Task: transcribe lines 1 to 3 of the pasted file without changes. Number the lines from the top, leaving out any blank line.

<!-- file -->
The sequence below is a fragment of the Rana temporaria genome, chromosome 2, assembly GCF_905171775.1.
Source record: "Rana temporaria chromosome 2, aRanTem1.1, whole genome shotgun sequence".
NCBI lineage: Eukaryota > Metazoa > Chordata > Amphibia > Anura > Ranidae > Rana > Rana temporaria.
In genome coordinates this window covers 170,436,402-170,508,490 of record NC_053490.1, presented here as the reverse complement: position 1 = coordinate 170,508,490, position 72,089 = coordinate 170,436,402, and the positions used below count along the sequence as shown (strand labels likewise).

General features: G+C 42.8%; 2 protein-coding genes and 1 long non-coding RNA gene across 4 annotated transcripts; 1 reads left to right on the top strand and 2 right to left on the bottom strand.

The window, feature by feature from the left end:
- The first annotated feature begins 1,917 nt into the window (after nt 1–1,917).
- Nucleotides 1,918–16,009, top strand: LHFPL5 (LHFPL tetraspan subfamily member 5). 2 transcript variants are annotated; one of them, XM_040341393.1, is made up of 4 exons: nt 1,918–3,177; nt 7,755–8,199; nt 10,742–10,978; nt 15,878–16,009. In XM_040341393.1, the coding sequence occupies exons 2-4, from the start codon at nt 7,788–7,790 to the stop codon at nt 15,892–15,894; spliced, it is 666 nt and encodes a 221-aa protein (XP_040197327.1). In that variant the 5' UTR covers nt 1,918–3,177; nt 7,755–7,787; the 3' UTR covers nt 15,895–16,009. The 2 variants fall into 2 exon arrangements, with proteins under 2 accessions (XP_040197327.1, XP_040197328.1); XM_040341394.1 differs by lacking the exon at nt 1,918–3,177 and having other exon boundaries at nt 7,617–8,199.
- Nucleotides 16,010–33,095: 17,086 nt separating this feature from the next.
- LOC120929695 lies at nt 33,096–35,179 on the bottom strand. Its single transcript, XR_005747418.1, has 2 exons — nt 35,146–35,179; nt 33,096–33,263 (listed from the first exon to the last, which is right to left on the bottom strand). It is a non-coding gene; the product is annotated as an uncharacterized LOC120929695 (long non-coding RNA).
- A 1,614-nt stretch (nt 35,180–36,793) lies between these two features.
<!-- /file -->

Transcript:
The sequence below is a fragment of the Rana temporaria genome, chromosome 2, assembly GCF_905171775.1.
Source record: "Rana temporaria chromosome 2, aRanTem1.1, whole genome shotgun sequence".
NCBI lineage: Eukaryota > Metazoa > Chordata > Amphibia > Anura > Ranidae > Rana > Rana temporaria.